The allies began bombing Sicily - as a result the infrastructure of Catania and other major cities became disrupted.

 

Water-born epidemics ravaged Sicily to add insult to pulverization from the bombing.

 

I was always told as a child that my aunt had died from typhoid or cholera. When I last visited Italy my father's cousins shared more stories that dad wouldn't say.

 

His sister was killed in the bombing raids. The family homes and businesses were all but destroyed.

 

He decided to return to Bologna believing that the university would be a haven from the onslaught.

 

Interesting note: one of his cousins refused to be conscripted and joined a band of PArtisans in the north. They were called white partisans not to be confused with the Yugoslavian backed Red Partisans.

 

I was told that my father probably went north to seek out his cousin.

 

Ultimately, the Italian Government collapsed - with VEII running to Brindisi and Mussolini in Salo, when the Allies demanded a surrender, there was no formal governement to authorize a surrender.

 

As a result - the Allies continued to pulverize southern Italy and German fluctuated back and forth from Rome to Emilia Romana.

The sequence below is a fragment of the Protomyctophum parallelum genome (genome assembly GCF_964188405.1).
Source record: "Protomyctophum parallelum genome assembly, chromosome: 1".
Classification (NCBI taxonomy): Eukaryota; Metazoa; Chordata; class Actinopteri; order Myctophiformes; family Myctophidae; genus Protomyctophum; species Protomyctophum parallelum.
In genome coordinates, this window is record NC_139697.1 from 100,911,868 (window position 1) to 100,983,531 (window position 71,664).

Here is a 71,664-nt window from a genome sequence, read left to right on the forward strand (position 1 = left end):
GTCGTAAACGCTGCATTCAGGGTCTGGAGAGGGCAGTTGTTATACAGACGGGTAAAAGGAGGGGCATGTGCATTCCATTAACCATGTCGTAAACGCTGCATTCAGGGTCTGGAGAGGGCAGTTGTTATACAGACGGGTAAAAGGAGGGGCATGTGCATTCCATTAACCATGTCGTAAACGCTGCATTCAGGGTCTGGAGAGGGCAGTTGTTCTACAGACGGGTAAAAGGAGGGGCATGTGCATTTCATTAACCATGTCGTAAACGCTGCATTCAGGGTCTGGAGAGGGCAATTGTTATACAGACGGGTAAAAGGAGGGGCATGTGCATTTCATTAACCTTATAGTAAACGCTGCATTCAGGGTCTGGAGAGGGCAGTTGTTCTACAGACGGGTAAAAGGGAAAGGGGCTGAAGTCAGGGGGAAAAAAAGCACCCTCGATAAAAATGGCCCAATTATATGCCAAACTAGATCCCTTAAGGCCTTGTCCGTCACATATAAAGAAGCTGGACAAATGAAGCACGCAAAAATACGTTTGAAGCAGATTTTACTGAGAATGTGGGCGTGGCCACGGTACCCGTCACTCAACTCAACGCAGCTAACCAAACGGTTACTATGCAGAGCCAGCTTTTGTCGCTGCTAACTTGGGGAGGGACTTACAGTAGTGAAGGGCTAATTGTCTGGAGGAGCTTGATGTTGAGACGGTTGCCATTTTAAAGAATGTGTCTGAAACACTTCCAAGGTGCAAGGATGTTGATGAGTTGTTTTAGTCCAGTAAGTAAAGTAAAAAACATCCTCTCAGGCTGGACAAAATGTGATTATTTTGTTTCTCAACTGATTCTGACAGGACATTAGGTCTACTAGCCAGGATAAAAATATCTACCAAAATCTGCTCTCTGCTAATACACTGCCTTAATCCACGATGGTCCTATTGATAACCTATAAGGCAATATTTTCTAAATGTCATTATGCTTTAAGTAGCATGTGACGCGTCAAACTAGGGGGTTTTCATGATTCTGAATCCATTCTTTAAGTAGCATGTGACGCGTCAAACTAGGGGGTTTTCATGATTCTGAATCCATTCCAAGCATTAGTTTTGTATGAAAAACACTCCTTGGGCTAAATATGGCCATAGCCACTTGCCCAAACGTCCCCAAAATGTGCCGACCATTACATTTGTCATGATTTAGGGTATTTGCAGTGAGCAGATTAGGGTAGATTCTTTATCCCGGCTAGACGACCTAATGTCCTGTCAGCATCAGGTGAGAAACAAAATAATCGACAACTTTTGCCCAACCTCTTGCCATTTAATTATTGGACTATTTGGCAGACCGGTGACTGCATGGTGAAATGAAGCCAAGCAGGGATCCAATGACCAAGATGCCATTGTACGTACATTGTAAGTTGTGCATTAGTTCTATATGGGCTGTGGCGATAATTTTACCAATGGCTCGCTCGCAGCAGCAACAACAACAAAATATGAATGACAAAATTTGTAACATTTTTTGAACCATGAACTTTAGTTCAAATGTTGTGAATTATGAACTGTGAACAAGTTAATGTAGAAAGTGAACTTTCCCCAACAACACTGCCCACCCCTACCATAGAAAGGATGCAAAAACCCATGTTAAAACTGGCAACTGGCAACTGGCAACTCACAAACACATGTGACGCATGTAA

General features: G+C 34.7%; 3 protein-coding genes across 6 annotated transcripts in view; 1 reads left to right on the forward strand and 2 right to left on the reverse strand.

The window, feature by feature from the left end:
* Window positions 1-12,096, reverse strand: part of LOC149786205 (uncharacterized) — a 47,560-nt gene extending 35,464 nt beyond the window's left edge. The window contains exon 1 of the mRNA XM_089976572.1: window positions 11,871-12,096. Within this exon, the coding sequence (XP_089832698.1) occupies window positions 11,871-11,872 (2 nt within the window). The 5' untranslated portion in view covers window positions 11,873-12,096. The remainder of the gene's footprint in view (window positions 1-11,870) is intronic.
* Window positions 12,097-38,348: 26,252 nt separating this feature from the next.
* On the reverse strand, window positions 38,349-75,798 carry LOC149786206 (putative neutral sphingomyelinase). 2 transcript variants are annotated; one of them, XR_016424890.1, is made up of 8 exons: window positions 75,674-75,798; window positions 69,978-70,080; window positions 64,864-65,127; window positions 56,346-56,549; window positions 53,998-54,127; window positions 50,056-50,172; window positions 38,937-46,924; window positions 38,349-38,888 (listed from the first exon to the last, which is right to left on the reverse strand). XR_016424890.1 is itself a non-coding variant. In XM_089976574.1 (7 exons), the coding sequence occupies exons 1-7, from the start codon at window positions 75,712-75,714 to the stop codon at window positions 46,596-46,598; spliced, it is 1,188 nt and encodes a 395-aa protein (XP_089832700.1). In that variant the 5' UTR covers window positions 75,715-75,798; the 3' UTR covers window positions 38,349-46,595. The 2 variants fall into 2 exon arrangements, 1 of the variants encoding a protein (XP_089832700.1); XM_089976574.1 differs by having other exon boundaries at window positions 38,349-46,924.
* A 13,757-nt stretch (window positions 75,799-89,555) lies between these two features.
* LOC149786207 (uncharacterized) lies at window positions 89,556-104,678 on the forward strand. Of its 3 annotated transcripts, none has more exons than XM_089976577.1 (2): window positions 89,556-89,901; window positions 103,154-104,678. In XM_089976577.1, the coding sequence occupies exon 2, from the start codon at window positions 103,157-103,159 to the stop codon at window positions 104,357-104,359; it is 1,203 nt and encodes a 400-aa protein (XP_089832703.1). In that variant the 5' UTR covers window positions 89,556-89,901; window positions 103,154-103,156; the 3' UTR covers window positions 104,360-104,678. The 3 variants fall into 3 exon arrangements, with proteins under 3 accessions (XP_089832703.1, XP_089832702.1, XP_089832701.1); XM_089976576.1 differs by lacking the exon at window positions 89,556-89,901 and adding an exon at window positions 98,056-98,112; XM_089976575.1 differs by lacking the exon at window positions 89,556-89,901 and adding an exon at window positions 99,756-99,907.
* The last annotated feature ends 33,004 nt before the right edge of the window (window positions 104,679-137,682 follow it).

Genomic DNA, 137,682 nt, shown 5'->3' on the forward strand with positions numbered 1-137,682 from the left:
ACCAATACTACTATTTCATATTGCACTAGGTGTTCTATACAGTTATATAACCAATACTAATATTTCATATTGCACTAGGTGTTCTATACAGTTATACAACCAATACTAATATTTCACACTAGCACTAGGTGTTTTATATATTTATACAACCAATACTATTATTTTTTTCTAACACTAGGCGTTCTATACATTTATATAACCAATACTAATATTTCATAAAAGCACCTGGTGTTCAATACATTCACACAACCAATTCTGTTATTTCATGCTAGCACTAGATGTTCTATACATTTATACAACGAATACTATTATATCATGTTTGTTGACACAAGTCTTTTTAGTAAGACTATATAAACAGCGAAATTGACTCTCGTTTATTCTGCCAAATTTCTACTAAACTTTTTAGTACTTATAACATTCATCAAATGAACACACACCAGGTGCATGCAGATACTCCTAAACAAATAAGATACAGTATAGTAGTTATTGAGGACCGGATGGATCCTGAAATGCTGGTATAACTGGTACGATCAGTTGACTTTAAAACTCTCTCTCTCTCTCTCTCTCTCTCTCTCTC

So my dad was headed right into the teeth of a German force in redoubt.

 

At a train Station civilians spotted him in his uniform. They warned him that nazi's / or gaultieri had been patrolling the area looking for "deserters" and shooting them on site regardless of uniform. They helped hide him during this phase of the journey.

 

He arrived at the university only to be warned that the nazis & gaultieri had set up offices on campus!

 

Again - he left Bologna and headed into the country - I speculate that he was probably in Reggio Emiglia at this point.

 

More fighting, he ran into a group of deserters and white partisans and they informed him that the Americans were coming, but the Germans were still lingering. He joned a skirmish with this group and held out with them for a bit.

 

It gets confusing because my dad never provided a chronology.

 

He was shot at by germans, threatened by a drunk Brithish officer that found it amusing to play a one sided Russian Roullette and eventually wound up in a farm house in Emiglia Romana where he was offered shelter by a man known as Caviliere Maugeri.

 

Ultimately he returned to Catania and assisted the allies. In 1946 he was able to return to America with a letter from the State Department signed by Truman certifying that he was born in America.

 

Every time I return to Italy, I try to retrace his footsteps and gather more information. Its amazing that I can meet his close relatives and - unsolicited - they patch together the events for me.

 

Rest in Peace Dad :)

 

 

 

 

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My Italian grandmother was illiterate, and could therefore not become a U.S. citizen...every one of her seven sons was in the service during the war, mostly in the ETO, and she still had to file as an enemy alien and report to the government monthly regarding her whereabouts...